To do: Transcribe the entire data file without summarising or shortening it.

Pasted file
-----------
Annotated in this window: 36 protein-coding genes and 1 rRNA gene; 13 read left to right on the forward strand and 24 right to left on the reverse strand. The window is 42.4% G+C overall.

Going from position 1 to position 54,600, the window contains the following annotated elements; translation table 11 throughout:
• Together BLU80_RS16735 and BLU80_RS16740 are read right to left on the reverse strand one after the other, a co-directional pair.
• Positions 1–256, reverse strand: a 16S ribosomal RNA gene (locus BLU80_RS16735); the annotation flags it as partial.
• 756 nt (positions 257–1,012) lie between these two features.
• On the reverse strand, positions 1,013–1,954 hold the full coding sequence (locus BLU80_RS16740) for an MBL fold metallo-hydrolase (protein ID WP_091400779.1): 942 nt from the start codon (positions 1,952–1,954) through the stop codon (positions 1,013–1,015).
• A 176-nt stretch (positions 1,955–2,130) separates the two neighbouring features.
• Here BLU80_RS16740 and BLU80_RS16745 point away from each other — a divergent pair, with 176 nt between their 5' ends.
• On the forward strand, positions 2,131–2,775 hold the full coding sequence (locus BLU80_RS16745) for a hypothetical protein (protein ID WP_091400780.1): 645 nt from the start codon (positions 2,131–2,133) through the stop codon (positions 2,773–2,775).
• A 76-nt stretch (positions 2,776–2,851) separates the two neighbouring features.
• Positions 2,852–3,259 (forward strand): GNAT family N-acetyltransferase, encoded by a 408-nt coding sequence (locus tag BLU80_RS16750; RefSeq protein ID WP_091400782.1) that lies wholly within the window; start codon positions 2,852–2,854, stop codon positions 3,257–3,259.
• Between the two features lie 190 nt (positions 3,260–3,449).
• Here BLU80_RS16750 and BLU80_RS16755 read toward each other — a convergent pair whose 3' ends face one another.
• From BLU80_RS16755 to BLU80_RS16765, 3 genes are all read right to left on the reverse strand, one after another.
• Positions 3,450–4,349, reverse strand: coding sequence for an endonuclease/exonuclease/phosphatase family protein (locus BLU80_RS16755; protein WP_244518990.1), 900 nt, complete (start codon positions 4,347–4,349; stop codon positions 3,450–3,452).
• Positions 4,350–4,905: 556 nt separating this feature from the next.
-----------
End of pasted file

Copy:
Annotated in this window: 36 protein-coding genes and 1 rRNA gene; 13 read left to right on the forward strand and 24 right to left on the reverse strand. The window is 42.4% G+C overall.

Going from position 1 to position 54,600, the window contains the following annotated elements; translation table 11 throughout:
• Together BLU80_RS16735 and BLU80_RS16740 are read right to left on the reverse strand one after the other, a co-directional pair.
• Positions 1–256, reverse strand: a 16S ribosomal RNA gene (locus BLU80_RS16735); the annotation flags it as partial.
• 756 nt (positions 257–1,012) lie between these two features.
• On the reverse strand, positions 1,013–1,954 hold the full coding sequence (locus BLU80_RS16740) for an MBL fold metallo-hydrolase (protein ID WP_091400779.1): 942 nt from the start codon (positions 1,952–1,954) through the stop codon (positions 1,013–1,015).
• A 176-nt stretch (positions 1,955–2,130) separates the two neighbouring features.
• Here BLU80_RS16740 and BLU80_RS16745 point away from each other — a divergent pair, with 176 nt between their 5' ends.
• On the forward strand, positions 2,131–2,775 hold the full coding sequence (locus BLU80_RS16745) for a hypothetical protein (protein ID WP_091400780.1): 645 nt from the start codon (positions 2,131–2,133) through the stop codon (positions 2,773–2,775).
• A 76-nt stretch (positions 2,776–2,851) separates the two neighbouring features.
• Positions 2,852–3,259 (forward strand): GNAT family N-acetyltransferase, encoded by a 408-nt coding sequence (locus tag BLU80_RS16750; RefSeq protein ID WP_091400782.1) that lies wholly within the window; start codon positions 2,852–2,854, stop codon positions 3,257–3,259.
• Between the two features lie 190 nt (positions 3,260–3,449).
• Here BLU80_RS16750 and BLU80_RS16755 read toward each other — a convergent pair whose 3' ends face one another.
• From BLU80_RS16755 to BLU80_RS16765, 3 genes are all read right to left on the reverse strand, one after another.
• Positions 3,450–4,349, reverse strand: coding sequence for an endonuclease/exonuclease/phosphatase family protein (locus BLU80_RS16755; protein WP_244518990.1), 900 nt, complete (start codon positions 4,347–4,349; stop codon positions 3,450–3,452).
• Positions 4,350–4,905: 556 nt separating this feature from the next.